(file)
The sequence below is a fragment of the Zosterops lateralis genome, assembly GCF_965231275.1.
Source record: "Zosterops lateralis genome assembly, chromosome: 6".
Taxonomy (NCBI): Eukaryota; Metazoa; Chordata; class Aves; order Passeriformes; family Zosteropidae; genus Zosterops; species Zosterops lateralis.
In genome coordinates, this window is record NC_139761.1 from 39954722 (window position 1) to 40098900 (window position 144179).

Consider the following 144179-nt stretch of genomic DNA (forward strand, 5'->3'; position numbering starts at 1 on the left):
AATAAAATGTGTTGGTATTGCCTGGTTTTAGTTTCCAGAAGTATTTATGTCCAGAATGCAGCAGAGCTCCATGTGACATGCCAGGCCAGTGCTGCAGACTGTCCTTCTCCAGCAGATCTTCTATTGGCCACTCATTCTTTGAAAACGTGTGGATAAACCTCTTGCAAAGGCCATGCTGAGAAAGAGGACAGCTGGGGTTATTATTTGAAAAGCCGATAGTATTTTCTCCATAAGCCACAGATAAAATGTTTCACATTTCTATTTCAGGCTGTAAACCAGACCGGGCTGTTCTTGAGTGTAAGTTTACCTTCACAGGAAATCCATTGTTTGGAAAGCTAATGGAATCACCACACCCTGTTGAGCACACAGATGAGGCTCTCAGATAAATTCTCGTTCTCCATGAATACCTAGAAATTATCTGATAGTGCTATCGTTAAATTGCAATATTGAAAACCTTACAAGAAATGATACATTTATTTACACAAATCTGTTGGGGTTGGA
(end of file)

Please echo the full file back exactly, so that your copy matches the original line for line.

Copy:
The sequence below is a fragment of the Zosterops lateralis genome, assembly GCF_965231275.1.
Source record: "Zosterops lateralis genome assembly, chromosome: 6".
Taxonomy (NCBI): Eukaryota; Metazoa; Chordata; class Aves; order Passeriformes; family Zosteropidae; genus Zosterops; species Zosterops lateralis.
In genome coordinates, this window is record NC_139761.1 from 39954722 (window position 1) to 40098900 (window position 144179).

Consider the following 144179-nt stretch of genomic DNA (forward strand, 5'->3'; position numbering starts at 1 on the left):
AATAAAATGTGTTGGTATTGCCTGGTTTTAGTTTCCAGAAGTATTTATGTCCAGAATGCAGCAGAGCTCCATGTGACATGCCAGGCCAGTGCTGCAGACTGTCCTTCTCCAGCAGATCTTCTATTGGCCACTCATTCTTTGAAAACGTGTGGATAAACCTCTTGCAAAGGCCATGCTGAGAAAGAGGACAGCTGGGGTTATTATTTGAAAAGCCGATAGTATTTTCTCCATAAGCCACAGATAAAATGTTTCACATTTCTATTTCAGGCTGTAAACCAGACCGGGCTGTTCTTGAGTGTAAGTTTACCTTCACAGGAAATCCATTGTTTGGAAAGCTAATGGAATCACCACACCCTGTTGAGCACACAGATGAGGCTCTCAGATAAATTCTCGTTCTCCATGAATACCTAGAAATTATCTGATAGTGCTATCGTTAAATTGCAATATTGAAAACCTTACAAGAAATGATACATTTATTTACACAAATCTGTTGGGGTTGGA